I’m actually very interested to see the next generation and how they interact with it of course. I hear there are some services coming out. We Millennials we saw an interest in buying new cars drop. Of course, now they’re buying a lot of cars and that’s only because of the live face that they’re in. They’re getting into that establishment phase. Starting families. People realized at some point it’s just easier to have a car. Where they’re not interested in buying cars because they were on to a late start? Or was this a trend? What we’re starting to see with Generation Z is that they are actually more interested in owning cars. They’re not very interested in bells and whistles. They’re not interested in big brands. They’re just interested in safety. I think that that’s kind of interesting. If you’re a parent you might actually be on the same side with your child in terms of priorities when you’re looking into buying a new car. They’re very interested in safety. So, you can sleep well at night. They’re not going to try to road rage or get out late at night. I’m not going to promise anything but it looks like this generation has a pretty good head on their shoulders.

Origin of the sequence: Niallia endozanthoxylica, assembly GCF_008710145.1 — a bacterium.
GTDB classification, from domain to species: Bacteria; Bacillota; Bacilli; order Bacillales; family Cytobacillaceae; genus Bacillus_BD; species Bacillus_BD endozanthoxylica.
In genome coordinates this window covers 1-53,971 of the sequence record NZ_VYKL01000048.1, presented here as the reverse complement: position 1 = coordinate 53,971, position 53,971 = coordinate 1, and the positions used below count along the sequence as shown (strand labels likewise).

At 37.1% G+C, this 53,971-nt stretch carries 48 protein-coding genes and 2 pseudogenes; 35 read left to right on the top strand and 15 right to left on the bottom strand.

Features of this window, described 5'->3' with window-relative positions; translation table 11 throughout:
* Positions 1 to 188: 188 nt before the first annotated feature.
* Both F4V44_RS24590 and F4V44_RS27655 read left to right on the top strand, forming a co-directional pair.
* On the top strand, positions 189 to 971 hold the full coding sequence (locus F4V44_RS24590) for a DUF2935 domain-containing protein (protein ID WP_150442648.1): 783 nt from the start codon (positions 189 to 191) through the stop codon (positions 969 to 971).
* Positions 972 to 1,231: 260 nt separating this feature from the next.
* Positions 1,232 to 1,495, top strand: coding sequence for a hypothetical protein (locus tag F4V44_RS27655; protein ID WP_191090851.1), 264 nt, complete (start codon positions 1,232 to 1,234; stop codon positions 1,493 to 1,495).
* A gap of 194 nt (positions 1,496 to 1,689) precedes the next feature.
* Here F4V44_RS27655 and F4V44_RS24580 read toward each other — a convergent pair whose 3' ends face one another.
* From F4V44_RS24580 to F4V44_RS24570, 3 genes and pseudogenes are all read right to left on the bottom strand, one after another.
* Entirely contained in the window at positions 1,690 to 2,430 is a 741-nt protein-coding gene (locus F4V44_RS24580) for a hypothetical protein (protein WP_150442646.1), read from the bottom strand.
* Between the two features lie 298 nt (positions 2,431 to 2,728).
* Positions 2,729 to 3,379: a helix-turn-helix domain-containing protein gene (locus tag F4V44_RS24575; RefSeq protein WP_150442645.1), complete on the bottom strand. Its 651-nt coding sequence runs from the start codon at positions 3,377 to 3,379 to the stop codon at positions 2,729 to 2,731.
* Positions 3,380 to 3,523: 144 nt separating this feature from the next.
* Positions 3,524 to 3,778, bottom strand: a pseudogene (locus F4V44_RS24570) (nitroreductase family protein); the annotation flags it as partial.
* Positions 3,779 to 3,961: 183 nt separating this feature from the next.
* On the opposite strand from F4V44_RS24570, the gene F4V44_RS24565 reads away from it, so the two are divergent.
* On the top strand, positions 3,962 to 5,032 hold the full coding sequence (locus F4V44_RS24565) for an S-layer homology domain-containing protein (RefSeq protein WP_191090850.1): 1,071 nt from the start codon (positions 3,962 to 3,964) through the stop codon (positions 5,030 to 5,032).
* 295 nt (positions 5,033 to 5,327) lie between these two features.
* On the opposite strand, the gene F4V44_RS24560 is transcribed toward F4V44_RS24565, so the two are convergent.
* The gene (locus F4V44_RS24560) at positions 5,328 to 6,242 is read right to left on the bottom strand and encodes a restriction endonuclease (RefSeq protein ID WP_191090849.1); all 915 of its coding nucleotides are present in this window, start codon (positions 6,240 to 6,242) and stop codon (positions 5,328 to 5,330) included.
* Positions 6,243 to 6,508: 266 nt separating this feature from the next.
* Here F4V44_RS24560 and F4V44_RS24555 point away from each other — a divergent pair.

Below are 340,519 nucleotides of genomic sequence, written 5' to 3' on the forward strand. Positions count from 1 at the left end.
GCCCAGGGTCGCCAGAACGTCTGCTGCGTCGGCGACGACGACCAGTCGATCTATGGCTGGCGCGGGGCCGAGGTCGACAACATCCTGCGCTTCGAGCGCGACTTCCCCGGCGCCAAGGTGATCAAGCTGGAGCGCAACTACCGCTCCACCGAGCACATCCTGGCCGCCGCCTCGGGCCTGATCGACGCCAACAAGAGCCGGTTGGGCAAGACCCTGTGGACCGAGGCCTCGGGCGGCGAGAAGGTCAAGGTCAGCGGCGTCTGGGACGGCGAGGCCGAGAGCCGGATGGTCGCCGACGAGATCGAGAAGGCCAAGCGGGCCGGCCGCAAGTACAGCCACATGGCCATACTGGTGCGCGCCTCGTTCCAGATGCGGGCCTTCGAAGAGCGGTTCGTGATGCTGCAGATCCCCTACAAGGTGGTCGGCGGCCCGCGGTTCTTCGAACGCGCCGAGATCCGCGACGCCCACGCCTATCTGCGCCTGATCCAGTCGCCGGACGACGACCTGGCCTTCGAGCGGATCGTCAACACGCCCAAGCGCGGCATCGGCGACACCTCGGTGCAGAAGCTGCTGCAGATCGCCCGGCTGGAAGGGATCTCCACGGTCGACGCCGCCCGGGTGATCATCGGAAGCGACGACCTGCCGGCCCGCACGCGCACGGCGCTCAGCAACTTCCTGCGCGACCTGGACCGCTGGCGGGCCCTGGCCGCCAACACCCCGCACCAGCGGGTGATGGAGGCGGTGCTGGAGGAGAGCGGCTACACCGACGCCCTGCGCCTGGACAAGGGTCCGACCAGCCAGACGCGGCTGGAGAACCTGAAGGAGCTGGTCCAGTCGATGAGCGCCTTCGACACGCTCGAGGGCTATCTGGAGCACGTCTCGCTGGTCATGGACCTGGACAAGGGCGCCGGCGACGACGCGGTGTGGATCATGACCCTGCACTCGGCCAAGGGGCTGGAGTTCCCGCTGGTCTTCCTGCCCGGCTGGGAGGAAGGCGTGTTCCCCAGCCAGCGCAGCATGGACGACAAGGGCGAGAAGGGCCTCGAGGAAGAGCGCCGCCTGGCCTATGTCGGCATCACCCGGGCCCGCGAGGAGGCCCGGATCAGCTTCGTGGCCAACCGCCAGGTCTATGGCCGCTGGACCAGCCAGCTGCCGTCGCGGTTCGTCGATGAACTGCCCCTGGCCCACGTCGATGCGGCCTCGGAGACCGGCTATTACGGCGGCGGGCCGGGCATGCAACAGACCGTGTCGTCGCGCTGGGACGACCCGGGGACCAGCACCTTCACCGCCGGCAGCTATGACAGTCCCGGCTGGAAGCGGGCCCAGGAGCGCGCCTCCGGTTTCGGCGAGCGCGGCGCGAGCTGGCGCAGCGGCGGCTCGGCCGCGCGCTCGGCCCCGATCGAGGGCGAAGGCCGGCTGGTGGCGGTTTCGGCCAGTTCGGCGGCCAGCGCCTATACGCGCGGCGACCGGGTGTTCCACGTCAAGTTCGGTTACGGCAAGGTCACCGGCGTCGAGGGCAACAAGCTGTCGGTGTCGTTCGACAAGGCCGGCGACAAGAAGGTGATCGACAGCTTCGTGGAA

Again, I want to thank you for coming to the show and sharing the future of Transportation. Which I know it’s something that we’re all very interested in because we all need to get somewhere. So, we all need transportation some way or another. So, I want to thank you for being here with us and we look forward to probably the very near future if you come up with something new please let us know so
that we can have you back in the show.
I will do that thank you so much for having me.